In separate teleconferences with reporters and CU executives, senior managers of the two auto firms detailed the sales uptick from the pilot program launched Dec. 10 by the Michigan Credit Union League and three other Midwest leagues.
CUs from California to Maine were quick to promote the dealer incentive and rebate package to their members, which on a pilot basis will continue with both GM and Chrysler through the end of March with an extension likely after that.
The pilot pushes the idea of CUs offering car loan rates below banks, coupled with the vehicle discounts ranging from $500 to $1,000, was launched by the Michigan, Indiana, Ohio and Illinois leagues, all home to large manufacturing plants of the auto firms and feeling the sharp economic downturn.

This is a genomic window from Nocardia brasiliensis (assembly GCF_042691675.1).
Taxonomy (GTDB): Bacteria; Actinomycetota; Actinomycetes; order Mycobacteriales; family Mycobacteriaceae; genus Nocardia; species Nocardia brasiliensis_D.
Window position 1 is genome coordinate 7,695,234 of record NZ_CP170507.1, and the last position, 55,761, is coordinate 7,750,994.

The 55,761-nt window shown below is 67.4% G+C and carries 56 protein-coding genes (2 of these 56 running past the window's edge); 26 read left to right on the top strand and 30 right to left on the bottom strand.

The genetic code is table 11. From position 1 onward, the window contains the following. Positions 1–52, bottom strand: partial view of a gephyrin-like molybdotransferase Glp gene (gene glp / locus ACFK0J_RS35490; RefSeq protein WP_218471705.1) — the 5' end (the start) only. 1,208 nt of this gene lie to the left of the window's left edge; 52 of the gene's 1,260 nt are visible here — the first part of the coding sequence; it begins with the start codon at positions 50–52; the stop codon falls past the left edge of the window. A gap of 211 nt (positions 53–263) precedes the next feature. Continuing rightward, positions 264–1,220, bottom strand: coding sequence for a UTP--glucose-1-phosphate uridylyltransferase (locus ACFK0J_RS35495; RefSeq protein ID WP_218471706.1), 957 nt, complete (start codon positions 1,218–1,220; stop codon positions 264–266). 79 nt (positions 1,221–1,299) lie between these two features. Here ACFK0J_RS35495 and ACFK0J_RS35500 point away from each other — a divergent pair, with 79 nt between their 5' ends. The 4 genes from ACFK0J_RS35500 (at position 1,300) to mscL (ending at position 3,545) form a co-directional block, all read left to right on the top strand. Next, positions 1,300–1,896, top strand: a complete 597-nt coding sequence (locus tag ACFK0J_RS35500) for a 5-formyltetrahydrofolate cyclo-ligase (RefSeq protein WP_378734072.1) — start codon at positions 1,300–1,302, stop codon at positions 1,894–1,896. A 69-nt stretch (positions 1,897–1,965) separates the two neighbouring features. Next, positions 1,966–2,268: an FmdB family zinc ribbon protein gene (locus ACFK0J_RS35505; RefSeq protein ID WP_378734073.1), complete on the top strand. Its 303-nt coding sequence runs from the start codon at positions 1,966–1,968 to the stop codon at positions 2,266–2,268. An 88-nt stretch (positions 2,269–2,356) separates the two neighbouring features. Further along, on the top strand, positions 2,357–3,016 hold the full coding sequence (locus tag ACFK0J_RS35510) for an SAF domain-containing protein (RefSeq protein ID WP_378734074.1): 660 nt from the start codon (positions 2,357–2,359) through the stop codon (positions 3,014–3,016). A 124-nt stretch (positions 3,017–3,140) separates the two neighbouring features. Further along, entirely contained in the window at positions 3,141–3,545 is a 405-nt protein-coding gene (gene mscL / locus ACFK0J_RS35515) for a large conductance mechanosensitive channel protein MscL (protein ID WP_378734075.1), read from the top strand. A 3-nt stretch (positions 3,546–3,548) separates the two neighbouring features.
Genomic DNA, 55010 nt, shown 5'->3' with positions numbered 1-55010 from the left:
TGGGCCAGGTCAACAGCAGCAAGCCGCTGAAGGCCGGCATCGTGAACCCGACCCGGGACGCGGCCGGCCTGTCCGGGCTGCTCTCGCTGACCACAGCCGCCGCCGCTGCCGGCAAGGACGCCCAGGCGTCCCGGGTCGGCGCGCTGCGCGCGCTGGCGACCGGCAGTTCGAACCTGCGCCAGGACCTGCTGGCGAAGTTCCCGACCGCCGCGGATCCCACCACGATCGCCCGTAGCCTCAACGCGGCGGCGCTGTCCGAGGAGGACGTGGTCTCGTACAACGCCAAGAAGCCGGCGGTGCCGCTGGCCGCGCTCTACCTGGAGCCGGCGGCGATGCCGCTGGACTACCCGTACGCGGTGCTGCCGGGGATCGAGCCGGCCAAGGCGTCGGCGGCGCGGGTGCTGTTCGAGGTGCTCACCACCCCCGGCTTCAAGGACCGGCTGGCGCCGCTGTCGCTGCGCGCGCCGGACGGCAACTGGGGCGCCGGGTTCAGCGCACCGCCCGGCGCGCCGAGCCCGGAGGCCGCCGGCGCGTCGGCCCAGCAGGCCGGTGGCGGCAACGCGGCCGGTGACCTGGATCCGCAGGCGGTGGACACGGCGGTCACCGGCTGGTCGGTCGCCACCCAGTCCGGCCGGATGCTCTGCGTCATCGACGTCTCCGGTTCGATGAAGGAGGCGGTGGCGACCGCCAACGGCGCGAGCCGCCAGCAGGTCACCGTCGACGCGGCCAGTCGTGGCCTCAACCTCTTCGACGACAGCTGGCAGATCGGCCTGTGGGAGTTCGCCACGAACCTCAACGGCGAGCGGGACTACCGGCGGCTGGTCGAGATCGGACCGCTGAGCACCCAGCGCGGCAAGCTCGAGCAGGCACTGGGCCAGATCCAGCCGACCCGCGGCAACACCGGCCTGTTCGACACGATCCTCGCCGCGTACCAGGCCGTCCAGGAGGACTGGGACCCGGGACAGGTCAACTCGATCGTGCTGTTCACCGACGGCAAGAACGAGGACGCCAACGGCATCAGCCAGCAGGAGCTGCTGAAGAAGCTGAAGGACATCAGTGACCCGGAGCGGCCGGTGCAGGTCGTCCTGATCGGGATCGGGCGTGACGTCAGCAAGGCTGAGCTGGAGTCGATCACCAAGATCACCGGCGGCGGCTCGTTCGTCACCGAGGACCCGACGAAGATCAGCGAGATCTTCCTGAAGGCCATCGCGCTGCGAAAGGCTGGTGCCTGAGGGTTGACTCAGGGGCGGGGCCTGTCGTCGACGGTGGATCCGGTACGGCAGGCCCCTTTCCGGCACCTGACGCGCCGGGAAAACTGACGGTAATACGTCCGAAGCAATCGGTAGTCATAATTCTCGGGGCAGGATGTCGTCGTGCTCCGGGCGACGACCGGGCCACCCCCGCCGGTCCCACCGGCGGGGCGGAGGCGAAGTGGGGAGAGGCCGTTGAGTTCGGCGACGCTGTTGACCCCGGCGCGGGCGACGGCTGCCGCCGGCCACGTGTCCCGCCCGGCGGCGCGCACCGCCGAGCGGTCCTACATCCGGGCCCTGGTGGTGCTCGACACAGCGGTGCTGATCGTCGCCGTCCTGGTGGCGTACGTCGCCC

"In the four states where we began in December we saw a 30% conversion rate of car buyers applying the discount," said David Adams, president/CEO of the Michigan Credit Union League in citing CU member activity.
Under the Chrysler arrangements in 12 states, members are required to take out a CU loan to receive the incentives.
"I can't attribute all of our December sales increase to the program but certainly a portion of it," declared Edward Broadbear, director of incentives and programs for Chrysler.
Adams said negotiations are still underway with Ford Motor Co. about signing the company up for the program although no deal has been set yet. He added, "We've had some good talks."
James Bunnell, GM executive director of channel marketing, said in response to a question that CUs had been "overlooked" in the past as a source for generating car sales and expressed satisfaction that the program has worked well.
As to banks running a parallel program, Adams said he welcomes "all financial institutions" to join CUs in offering a similar program to help boost auto sales and stimulate activity in a down economy.